The financial press is full of hot takes about how AI will revolutionise our lives, for better or worse. They are fuelling an often-breathless debate around this emerging technology that can leave investors bewildered as to what AI will actually mean for the global economy and markets.
The debate has lacked a consistent and comprehensive framework for thinking through AI’s full economic and market effects – from economic growth and jobs, to domestic policy and geo-political implications, to earnings and equity valuations.
Our forthcoming Spotlight project will present this framework, providing the answers to some of the most pressing questions about AI’s emergence. Five stand out:
1. Should the new breed of generative artificial intelligence be considered a general-purpose technology or GPT?
This might seem like an arcane point but it actually gets to the nub of the likely economic (and market) impact of AI. The key point about GPTs is that they have wide applications and transformative effects across all sectors of economies. Think the harnessing of steam power or electricity and the ways that economies can be defined in terms of before and after these developments. GPTs don’t just affect one or two sectors of economy – their impact spreads throughout, triggering further innovation and invention.
AI’s detractors, including economist Robert Gordon, argue that the technology isn’t impressive enough to meet the definition of a GPT and so won’t deliver economy-wide transformations as the printing press and railways did in their time.
But we think AI does meet most of the agreed criteria to be considered a GPT and, if we’re right, then the economic and market implications are large and wide-ranging. AI won’t just be the reserve of tech bros and Nvidia shareholders. It will affect vast swathes of economies, transforming our economic prospects, and is something that all market participants will soon need to consider when making investment decisions.
2. What is the plausible impact on productivity growth?
There’s no shortage of studies showing AI's productivity benefits for workers in a particular sector or industry (for example, call centre workers in an oft-cited Stanford-MIT study experienced a 14% productivity increase on the back of the introduction of generative AI into their workplace). But what matters for the macroeconomy is how the productivity of all workers is affected.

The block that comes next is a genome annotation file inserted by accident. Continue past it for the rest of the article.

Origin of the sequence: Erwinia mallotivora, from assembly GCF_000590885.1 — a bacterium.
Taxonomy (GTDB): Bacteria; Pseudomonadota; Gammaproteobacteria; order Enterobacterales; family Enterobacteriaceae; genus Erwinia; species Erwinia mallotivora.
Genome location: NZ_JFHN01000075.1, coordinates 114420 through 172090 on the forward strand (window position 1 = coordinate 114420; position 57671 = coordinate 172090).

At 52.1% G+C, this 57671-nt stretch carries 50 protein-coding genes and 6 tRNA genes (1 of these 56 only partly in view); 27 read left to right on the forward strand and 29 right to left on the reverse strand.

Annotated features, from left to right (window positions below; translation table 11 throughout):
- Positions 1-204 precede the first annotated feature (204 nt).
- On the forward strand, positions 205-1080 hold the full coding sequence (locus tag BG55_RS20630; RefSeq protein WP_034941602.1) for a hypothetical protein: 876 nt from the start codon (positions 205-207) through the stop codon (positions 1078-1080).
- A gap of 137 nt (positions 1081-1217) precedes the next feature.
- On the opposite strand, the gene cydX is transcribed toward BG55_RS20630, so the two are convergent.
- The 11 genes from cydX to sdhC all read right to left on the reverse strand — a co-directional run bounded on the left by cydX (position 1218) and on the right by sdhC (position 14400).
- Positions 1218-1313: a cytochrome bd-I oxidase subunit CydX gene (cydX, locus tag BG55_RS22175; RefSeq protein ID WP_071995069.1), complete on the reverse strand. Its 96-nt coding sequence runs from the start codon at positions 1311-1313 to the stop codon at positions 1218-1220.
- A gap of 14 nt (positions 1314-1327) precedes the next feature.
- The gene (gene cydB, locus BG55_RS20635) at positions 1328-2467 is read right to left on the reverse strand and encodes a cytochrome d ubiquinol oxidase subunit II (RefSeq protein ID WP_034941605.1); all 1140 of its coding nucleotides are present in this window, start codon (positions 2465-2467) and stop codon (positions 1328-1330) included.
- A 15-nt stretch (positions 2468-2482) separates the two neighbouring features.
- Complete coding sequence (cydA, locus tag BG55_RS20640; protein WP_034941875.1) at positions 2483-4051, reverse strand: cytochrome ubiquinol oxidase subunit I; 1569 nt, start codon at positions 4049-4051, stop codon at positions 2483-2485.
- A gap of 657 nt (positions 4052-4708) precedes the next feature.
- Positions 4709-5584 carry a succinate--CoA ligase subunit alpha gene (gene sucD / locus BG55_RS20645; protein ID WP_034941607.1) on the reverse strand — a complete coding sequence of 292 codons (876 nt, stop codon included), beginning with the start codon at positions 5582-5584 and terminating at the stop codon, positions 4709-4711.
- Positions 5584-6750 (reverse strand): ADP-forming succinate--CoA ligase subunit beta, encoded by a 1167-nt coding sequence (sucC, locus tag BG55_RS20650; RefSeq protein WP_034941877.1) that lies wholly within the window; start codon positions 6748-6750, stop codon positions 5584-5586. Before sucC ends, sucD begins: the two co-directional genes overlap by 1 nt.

AI is essentially a new form of capital and so will have some impact on productivity by raising the amount of capital per worker. But the bigger impact of AI is likely to come by raising what economists call “multi-factor productivity” – that is to say, the efficiency with which labour and capital are used in order to produce output.
The key lesson from history is that GPTs have a transformative effect on multi-factor productivity by facilitating better working practices. Electrification meant workers no longer had to be organised around a centralised power source, enabling more efficient production lines. AI will have similar transformative effects both in ways we can already envisage – such as contract writing or illustration and design – but also in ways that are impossible to yet see.
Our Spotlight project will assess the potential of AI to deliver similar productivity outcomes to previous GPTs, and its ability to resolve the productivity malaise that has dogged the US and, in particular, Europe since the Global Financial Crisis.
3. What are the timeframes over which all of this will take effect?
Technological changes don’t happen overnight, and neither do the productivity benefits from them. It takes time for infrastructure and processes to adapt in order to harness new technologies, but those adoption times are shortening. Steam railways were introduced in 1825 but didn’t become commonplace until later in the 19th century. Similarly it took around half a century before electricity and telephone usage became widespread. But the desktop PC had become widely adopted 20 years after its invention, and mobile phones were ubiquitous within a decade. (See Chart 1.)
Chart 1: Technology Adoption Lags (Years)
Sources: Comin & Mestieri (2018)